Students’ Open Letter Calls on Senate to End Dept of Education Overreach

Students around the country have signed an open letter calling on the U.S. Senate not to increase the budget of an Education Department Office that has been at the forefront of efforts to promote censorship, speech codes, and the whittling down of due process for students accused of sexual harassment.

The Senate is currently deliberating on whether or not to allocate additional funding to the Department of Education’s Office for Civil Rights (OCR). This is an office that has pressured colleges to adopt a range of disastrous policies, from stifling campus speech codes to poorly-disguised racial quotas in disciplinary policies.

Most notoriously, the OCR is responsible for the 2011 “Dear Colleague” letter, which threatened universities with the loss of federal funding if they did not accept responsibility for sexual assault on their campuses. This letter played a major role in the factually baseless panic over sexual abuse on campus, which led to students effectively losing their due process rights when accused of sexual assault or harassment.

The panic, which gripped the attention of the media for over a year, culminated in the journalistic scandal of the decade, when Rolling Stone published a story claiming that members of a fraternity at the University of Virginia had gang-raped a female student. The story fell apart, leading to Rolling Stone retracting the article and currently facing a $25 million dollar lawsuit.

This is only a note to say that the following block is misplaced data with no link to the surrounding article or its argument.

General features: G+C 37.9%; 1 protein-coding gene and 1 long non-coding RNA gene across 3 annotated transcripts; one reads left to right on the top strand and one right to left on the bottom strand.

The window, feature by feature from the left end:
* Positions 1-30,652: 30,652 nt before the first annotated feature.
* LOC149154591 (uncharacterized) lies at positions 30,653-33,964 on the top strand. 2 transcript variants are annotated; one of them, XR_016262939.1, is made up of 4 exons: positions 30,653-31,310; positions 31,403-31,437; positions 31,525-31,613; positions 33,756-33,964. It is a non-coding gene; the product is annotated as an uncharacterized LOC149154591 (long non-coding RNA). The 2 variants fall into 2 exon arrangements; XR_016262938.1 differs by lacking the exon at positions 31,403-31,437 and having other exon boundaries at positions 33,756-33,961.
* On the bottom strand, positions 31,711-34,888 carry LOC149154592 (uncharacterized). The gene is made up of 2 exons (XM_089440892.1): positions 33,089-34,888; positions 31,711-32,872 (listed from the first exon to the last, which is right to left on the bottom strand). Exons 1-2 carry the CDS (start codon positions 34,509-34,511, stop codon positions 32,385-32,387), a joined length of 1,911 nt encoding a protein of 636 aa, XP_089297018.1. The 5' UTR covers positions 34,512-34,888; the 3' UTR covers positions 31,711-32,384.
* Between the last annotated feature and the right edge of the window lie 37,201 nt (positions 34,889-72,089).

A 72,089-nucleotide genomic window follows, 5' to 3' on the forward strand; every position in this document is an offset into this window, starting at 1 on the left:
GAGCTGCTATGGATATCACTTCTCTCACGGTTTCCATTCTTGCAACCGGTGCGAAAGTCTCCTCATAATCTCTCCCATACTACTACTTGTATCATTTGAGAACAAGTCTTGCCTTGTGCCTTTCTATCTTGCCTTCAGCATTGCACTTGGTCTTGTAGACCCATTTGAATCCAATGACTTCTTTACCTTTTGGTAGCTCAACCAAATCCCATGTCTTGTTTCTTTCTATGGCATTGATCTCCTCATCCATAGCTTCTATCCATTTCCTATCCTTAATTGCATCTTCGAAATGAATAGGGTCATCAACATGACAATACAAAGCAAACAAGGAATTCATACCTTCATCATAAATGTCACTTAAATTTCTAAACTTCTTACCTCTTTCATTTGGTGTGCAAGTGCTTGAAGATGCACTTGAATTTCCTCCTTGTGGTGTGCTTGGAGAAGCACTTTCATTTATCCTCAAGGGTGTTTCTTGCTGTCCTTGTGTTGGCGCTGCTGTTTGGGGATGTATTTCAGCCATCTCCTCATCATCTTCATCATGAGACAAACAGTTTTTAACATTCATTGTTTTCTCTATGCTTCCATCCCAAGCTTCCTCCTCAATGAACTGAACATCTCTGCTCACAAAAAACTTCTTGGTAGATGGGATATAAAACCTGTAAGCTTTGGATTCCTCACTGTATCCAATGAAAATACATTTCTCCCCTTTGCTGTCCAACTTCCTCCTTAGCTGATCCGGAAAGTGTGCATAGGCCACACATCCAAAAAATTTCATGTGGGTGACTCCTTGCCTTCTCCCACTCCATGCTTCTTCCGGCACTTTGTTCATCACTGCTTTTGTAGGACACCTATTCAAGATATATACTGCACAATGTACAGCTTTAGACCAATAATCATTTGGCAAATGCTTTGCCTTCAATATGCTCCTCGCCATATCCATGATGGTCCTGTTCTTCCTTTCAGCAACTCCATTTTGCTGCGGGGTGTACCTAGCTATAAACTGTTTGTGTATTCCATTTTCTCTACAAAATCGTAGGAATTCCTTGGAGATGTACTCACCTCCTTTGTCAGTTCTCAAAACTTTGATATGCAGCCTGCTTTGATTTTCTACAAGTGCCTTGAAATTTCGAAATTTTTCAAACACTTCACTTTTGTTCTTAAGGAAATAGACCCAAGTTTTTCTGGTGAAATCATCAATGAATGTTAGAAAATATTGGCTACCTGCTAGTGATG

Apparently oblivious to these well-documented debacles, the OCR are now asking the Senate for $135 million, which would constitute an almost 30 percent increase in their annual budget.

Jake Goldberg, a freshman at Tufts University, has had enough. He’s penned an open letter to senators calling on them to deny the OCR’s request for additional funding. The letter, copied below, has already been signed by over 150 students.

Goldberg invites students interested in signing the letter to email him at jaketg19@gmail.com.

Jake Goldberg & Fellow Students
Prepared for the Subcommittee on Labor, Health and Human Services, and Education, and Related Agencies
Department of Education

Dear Chairman Cochran, Vice Chairwoman Mikulski, Chairman Blunt, and Ranking Member Murray:

I am writing on behalf of myself and my fellow students, whose names are listed below as a pledge of support, to express our strong disapproval for Senator Gillibrand and her colleagues’ request for $137.7 million in FY 2017 for the Office for Civil Rights of the U.S. Department of Education (OCR). We believe that no further funding should be provided to this department until OCR revises its illegal and immoral guidance to our colleges and universities.